BMW E46 M3 Touring
The BMW M3 Touring prototype likewise materialized because a production model was under consideration. The M3 Compact was made available to journalists for testing in order to both project an image and sound out customer interest. But the M3 Touring served entirely in-house purposes.
“This prototype allowed us to show that, from a purely technical standpoint at least, it was possible to integrate an M3 Touring into the ongoing production of the standard BMW 3 Series Touring with very little difficulty,” explains Jakob Polschak.
“One important thing we needed to demonstrate was that the rear doors of the standard production model could be reworked to adapt them to the rear wheel arches without the need for new and expensive tools.” Once it had passed through the assembly line, the M3 Touring required only minimal manual follow-up work to fit the M-specific add-on parts and interior details, for example.
Once the first-generation BMW M3 Pickup described above eventually started to show the first serious signs of wear after around a quarter of a century of service, it was time for a successor. As with the original, those responsible for its creation again opted for a convertible body due to the existing strengthening elements.
“The conversion work had initially proceeded in the usual, largely unspectacular manner during the spring of 2011. But then someone came up with the idea of marketing the vehicle as an April Fools’ joke, as April 1 was just around the corner,” recounts Polschak. To prime the public, spy shots of calibration runs on the Nürburgring’s Nordschleife circuit emerged in the run-up to the day, which served to fuel speculation about plans to build a production model.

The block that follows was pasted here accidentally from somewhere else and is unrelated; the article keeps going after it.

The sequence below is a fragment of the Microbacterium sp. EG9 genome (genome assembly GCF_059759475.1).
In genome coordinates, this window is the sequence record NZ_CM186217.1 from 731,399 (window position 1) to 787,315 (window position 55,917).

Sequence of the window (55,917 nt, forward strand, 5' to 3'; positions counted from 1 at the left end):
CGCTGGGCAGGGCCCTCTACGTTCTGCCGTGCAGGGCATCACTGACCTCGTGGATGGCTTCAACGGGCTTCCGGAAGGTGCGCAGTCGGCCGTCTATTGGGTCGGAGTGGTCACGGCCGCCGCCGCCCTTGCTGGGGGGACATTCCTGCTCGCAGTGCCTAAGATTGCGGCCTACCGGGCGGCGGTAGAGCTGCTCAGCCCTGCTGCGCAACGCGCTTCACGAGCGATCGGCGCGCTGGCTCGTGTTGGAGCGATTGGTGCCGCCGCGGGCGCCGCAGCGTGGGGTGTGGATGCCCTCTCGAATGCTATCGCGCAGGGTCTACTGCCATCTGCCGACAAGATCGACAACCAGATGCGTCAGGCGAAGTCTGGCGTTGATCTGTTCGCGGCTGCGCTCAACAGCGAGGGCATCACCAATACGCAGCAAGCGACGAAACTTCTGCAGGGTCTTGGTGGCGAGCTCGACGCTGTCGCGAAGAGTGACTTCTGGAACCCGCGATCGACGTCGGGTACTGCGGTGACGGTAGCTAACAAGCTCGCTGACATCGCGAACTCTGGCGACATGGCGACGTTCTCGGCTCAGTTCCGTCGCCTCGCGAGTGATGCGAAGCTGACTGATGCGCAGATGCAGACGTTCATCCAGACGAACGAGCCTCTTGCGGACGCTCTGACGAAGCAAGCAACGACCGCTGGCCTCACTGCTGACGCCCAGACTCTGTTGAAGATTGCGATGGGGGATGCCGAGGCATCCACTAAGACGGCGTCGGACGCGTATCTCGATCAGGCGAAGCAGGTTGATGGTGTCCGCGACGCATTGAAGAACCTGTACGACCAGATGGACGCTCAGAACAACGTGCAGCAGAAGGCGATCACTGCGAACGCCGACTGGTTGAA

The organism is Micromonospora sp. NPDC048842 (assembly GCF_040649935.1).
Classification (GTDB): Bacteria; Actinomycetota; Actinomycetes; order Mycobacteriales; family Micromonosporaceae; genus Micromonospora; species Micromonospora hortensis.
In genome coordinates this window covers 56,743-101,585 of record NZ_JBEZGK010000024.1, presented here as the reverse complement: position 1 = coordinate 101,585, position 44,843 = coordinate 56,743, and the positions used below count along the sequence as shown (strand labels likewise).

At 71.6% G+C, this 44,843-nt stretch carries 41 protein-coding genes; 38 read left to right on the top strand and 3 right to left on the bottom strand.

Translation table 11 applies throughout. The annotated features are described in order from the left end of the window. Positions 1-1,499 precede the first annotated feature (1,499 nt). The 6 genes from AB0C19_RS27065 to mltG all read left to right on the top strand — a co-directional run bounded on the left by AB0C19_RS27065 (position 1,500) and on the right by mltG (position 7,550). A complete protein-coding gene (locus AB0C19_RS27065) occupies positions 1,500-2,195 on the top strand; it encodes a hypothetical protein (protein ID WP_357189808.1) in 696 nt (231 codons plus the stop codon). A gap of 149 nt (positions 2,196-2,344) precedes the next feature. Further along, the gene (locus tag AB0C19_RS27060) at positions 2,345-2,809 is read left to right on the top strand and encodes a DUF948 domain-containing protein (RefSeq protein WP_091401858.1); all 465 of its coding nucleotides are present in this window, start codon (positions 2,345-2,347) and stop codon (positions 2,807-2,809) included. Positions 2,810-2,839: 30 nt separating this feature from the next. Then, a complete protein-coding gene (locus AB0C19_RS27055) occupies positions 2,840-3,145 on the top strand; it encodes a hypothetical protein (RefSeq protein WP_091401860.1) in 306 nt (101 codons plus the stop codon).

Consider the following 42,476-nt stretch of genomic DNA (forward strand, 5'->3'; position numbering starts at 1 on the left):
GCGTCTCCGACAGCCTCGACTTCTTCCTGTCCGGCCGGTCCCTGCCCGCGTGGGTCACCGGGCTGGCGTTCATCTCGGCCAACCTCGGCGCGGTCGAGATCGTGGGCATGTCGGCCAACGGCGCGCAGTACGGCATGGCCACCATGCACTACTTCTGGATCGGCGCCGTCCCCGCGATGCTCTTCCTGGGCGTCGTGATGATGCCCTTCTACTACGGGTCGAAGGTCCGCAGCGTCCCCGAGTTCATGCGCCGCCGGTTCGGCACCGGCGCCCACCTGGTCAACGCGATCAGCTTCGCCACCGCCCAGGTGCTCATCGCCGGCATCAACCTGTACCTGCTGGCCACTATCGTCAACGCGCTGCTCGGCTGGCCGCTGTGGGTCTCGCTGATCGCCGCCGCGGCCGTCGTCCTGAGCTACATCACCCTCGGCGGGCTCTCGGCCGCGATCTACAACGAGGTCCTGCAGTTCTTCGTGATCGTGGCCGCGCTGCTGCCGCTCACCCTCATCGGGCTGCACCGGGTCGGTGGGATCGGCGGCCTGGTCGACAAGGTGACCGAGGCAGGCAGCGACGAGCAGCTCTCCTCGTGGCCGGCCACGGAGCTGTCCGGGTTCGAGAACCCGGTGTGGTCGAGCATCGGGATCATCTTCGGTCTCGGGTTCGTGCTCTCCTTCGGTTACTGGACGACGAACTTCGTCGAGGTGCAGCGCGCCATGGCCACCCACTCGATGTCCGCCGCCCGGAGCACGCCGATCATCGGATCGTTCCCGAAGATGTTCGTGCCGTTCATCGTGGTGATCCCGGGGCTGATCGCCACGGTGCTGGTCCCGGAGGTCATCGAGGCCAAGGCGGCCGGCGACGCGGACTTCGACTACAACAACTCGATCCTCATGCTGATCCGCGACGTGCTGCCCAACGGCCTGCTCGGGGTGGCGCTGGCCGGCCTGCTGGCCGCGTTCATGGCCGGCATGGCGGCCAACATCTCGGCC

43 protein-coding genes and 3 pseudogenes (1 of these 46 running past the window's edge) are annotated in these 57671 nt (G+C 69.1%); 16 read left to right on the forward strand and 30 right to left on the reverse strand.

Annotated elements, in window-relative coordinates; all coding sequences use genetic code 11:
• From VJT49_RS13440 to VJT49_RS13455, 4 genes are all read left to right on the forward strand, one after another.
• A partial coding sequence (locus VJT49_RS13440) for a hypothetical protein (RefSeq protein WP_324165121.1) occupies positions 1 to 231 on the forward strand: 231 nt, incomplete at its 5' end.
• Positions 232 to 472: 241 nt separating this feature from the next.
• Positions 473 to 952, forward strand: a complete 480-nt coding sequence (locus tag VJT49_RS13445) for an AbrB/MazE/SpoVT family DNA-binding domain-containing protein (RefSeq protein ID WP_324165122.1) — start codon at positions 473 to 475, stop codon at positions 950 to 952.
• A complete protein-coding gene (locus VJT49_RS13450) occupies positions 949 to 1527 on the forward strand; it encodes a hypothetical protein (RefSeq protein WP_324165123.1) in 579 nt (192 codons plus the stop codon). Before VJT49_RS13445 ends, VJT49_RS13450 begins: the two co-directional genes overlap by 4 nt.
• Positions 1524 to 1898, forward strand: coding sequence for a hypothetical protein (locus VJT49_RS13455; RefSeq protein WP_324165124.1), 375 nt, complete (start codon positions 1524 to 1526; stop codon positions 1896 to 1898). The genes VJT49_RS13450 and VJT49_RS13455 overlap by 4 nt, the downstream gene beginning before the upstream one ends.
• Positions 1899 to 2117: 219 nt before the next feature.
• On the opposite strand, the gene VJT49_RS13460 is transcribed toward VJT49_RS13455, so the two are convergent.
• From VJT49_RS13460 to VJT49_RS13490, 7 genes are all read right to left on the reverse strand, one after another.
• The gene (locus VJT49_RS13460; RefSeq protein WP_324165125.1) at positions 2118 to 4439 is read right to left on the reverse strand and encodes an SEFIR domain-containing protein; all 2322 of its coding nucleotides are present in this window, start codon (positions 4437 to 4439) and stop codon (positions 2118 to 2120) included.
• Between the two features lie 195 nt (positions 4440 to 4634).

And it worked. Reports from the time show that a good many journalists and bloggers took the bait and believed the rumors. Even the official press release published on April 1, 2011 did not immediately set matters straight, first presenting the BMW M3 Pickup as the “fourth body variant” following the Sedan, Coupe and Convertible, before going on to say: “420 hp under the bonnet and a payload capacity of 450 kilograms over the rear axle take the BMW M models’ hallmark blend of racing-style driving pleasure and everyday practicality to a whole new level.”
It also pointed out that the Cd was only marginally higher than that of the BMW M3 Coupe, the car was 50 kilograms lighter than the Convertible and the 20-kilogram targa roof could be removed to further lower the center of gravity and therefore deliver even sharper handling dynamics.
It wasn’t until the final paragraph that the press release discreetly revealed the model in question was actually a one-off built for use as a workshop transport vehicle. Unlike its predecessor, however, it had also been licensed for road use.
Last summer, BMW M Division released an exclusive special-edition model – limited to 500 units worldwide – as a special tribute to the successful 30-year history of the BMW M3. With its Macao Blue metallic exterior paint finish, the BMW M3 “30 Jahre M3” harks back to the first generation of car, for which this color shade was first offered. The Competition Package, which is included as standard and comprises extensive powertrain and suspension modifications, pushes the engine output of the anniversary model up by 19 hp to 450 hp.